• Country Matters: Near the start of "The Bitch Went Nuts".
  • Creator Cameo: In Ben's music video for "Rockin' The Suburbs" by "Weird Al" Yankovic, who helped make the video.
  • Did Not Get the Girl: In "From Above". Not only that, they basically never knew each other existed.
    • Also on "Annie Waits". The titular Annie always waits on her unnamed signficant other to come back from work/wherever, and she's getting tired of waiting. The singer, meanwhile, pines for her and hopes that when Annie finally leaves her significant other, she'll be with him instead. But at the end of the song he sings:
    Headlights crest the hill
    Who will be the one for evermore?
    (ooh ooh) Annie, I could be
    If we're both still lonely when we're old
    Annie waits for the last time
    Just the same as the last time
    Annie waits
    But not for me
  • Exactly What It Says on the Tin: One of his side projects is a group called The Bens, which consists of him and two other guys named Ben.
  • Foiler Footage: His band rerecorded alternate lyrics for all the songs on the Way to Normal album and leaked the "fake" versions on the internet.
  • Foreign Cuss Word: Inverted. In the "Song for the Dumped" music video, Folds sings an entire verse and refrain in Japanese until he gets to "You bitch," which he sings in English.
  • Gratuitous Japanese: Ben sings an entire verse and a refrain in the "Song for the Dumped" music video, save for the last two words (you bitch!).
  • Grief Song: "Carrying Cathy"
  • Happy Marriage Charade: What "You To Thank" is about.
  • Hidden Track: Parodied, of all things, on Whatever And Ever Amen: "I've got your hidden track... Ben Folds is a fucking asshole!"
  • Hypocritical Humor: "Uncle Walter". Uncle Walter warns the singer not to smoke pot, with "tobacco juice rolling down his chin".
  • Insistent Terminology: "Zak and Sara" has Sara-with-no-H and Zak-without-a-C.
  • Leaning on the Fourth Wall: In the sublimely silly "Draw a Crowd", "Now when pretty phrases don't mean nothing / And I wanna sell 'em, I sing the line again / So smooth, you can hear the beard / So smooth, you can hear the beard / Three times is poetry / So smooth, you can hear the beard"
  • Lonely Piano Piece: Since the piano is Ben's primary instrument, these naturally come up.
  • Loony Fan: "Saskia Hamilton shows shades of this.
    I've only ever seen her name on a spine,
    But that's enough, I want to make her mine!
  • Lyrical Dissonance: Oh, he is a master at this.
    • "Carrying Cathy" is a fairly upbeat, light song about a mentally ill girl committing suicide.
    • "Still Fighting" is a very melancholy song celebrating the birth of Ben's twins.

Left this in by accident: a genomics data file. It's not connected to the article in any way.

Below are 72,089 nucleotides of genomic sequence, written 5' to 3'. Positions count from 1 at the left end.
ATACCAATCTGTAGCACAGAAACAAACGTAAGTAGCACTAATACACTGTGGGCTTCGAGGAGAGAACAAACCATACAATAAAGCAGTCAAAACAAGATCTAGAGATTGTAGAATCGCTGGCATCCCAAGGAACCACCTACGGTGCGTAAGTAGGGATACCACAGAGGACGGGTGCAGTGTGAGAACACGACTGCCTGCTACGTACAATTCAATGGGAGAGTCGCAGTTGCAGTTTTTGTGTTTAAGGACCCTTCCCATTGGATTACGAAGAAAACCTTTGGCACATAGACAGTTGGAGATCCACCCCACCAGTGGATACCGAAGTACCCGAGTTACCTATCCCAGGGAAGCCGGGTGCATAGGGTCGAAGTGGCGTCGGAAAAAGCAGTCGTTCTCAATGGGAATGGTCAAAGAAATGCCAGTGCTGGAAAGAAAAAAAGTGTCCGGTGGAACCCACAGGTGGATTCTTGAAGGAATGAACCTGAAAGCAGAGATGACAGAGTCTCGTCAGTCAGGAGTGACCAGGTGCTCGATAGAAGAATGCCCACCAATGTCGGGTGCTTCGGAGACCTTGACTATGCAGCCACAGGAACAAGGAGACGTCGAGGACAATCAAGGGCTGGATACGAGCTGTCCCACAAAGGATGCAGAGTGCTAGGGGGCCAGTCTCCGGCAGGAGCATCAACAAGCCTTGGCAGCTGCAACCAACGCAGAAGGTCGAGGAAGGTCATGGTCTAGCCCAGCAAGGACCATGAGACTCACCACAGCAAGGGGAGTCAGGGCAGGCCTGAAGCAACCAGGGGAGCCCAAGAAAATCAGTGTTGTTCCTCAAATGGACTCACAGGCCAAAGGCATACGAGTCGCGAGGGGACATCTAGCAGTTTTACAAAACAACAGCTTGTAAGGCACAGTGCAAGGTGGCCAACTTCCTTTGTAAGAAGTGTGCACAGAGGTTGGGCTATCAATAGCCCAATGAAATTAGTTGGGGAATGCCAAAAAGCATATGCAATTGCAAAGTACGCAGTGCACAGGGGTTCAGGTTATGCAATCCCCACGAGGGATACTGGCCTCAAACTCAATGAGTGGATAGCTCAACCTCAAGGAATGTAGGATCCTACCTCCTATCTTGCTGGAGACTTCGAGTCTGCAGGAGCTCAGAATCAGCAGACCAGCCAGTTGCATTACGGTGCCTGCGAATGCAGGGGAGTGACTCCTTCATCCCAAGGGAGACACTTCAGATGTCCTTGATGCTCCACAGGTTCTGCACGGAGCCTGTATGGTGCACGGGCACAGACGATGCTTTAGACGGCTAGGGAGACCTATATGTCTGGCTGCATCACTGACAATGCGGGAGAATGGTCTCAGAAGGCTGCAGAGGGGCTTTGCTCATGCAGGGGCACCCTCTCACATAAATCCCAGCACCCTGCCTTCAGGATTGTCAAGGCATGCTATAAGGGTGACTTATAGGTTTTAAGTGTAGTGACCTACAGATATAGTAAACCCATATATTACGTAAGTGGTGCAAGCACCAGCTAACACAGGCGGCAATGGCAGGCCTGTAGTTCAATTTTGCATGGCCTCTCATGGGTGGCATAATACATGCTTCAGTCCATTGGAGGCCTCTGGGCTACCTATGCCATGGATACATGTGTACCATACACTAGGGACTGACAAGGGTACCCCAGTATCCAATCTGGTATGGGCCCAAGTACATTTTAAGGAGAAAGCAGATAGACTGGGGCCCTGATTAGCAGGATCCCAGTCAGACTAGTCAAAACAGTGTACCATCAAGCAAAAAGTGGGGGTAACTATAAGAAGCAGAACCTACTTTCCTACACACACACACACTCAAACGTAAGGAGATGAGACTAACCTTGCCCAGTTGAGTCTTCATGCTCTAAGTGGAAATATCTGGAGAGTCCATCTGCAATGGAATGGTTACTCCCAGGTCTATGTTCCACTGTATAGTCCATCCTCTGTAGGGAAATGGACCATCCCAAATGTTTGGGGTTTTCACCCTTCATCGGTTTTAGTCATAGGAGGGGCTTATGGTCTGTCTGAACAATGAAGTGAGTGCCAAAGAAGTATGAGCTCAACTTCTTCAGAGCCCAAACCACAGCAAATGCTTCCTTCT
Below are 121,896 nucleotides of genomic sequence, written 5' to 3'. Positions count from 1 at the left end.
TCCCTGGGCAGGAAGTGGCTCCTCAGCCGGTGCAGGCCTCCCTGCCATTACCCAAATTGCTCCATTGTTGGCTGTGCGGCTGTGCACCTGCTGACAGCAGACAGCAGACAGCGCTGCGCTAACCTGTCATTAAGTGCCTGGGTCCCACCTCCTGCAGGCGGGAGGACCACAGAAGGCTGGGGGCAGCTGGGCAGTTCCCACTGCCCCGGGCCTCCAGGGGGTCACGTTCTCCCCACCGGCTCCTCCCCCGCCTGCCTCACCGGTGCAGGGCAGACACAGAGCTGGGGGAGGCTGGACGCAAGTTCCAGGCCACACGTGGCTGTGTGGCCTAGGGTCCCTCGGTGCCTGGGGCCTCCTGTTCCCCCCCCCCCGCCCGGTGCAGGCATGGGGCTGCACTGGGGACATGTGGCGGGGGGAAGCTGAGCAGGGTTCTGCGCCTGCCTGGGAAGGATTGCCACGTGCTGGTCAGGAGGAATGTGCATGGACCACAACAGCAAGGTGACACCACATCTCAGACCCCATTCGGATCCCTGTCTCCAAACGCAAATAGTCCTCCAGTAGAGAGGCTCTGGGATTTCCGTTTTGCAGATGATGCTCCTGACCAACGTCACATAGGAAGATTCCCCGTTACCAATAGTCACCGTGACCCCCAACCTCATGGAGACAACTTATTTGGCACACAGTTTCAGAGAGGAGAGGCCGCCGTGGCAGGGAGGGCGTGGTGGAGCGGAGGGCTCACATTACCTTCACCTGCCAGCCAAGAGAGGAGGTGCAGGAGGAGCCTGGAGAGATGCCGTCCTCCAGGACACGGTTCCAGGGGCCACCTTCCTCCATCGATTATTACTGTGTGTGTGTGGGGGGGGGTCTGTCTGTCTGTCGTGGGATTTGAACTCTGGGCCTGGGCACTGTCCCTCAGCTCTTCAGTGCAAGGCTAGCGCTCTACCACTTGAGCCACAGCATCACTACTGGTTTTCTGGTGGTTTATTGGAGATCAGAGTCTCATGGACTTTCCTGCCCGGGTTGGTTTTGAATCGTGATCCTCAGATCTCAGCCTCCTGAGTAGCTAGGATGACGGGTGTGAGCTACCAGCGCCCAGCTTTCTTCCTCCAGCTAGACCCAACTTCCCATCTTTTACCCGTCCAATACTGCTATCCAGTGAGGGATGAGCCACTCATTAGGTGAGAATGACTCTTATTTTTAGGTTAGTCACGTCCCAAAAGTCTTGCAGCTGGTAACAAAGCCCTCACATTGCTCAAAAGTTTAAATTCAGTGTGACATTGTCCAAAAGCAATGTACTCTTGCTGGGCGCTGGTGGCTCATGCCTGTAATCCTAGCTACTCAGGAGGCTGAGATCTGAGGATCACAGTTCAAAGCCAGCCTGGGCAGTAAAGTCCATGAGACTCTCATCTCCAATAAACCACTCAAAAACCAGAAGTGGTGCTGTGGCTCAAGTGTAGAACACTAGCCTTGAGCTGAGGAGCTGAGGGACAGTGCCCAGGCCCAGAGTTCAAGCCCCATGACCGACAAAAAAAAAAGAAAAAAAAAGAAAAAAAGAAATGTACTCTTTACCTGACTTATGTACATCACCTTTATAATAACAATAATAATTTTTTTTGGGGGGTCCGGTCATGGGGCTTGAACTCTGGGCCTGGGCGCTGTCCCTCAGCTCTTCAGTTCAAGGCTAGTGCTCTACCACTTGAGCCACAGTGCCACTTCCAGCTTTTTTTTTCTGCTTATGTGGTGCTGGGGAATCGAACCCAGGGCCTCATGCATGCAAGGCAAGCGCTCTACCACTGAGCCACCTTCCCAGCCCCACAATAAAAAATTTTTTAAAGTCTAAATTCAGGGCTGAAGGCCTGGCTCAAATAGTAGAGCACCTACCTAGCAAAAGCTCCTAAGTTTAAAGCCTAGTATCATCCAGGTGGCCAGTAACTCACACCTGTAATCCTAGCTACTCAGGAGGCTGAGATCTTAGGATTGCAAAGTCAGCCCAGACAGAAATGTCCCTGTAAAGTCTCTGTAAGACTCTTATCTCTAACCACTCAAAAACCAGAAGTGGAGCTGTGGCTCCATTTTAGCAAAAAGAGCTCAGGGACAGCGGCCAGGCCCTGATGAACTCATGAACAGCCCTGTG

• "You Don't Know Me" is a cheery song about a couple who barely know each other and can't figure out why they stay together.
    • "All U Can Eat" is a upbeat, bubbly song about the deterioration of society.
    • "From Above" is an energetic and extremely catchy song. It's also about people never knowing their soul-mates and (presumably) either dying alone or unhappy.
    • "Zak and Sara" is a 50's style rock and roll ballad about a schizophrenic and a drug dealer.
    • "Jesusland" is a rather upbeat tune about the Second Coming of Christ and Jesus becoming disgusted the people who believe in him.
    • His cover of "Bitches Ain't Shit". That is all.
    • "Hiroshima" is an energetic song about him attempting to dive into a crowd in, of course, Hiroshima, only for he crowd to not understand and let him fall. He got a concussion. And bled on the keyboard. This is based off a true story. Depending on how dark you like it, It could double as a Crowning Moment of Funny.
    • "Password" is a crooning, mellow song about a jealous boyfriend hacking into his ex-girlfriend's email account, only to find out she's been cheating on him this whole time.
    • "Steven's Last Night In Town" is about a self-important asshole... done as a klezmer song.
    • "You to Thank" is probably the happiest song you'll ever hear about marrying too soon and being trapped in a loveless marriage.
    • "Fair" is a peppy tune about terrible things that happened to people in bad relationships, indcluding a man being hit and killed by his wife's car and another committing suicide in front of a huge crowd because his girlfriend broke up with him. But hey, all is fair in love!
    • "Hiro's Song" is another peppy song about an elderly, egocentric, and overall Jerkass man who left his family to date with his secretary, who's so young that she went to school with his daughter.
    • "The Secret Life of Morgan Davis" starts as a jazzy song abut an older man's boring life as a stockbroker, but quickly turns into a jazzy song about his risque life as a drug-dealer. Sample lyrics:
    He wants the lights, the jazz
    A piece of ass,
    A toothless bitch who'll blow him for a vial of crack!
    He cooks his junk in some Gatorade,
    And scores a bag of chronic on the East MLK!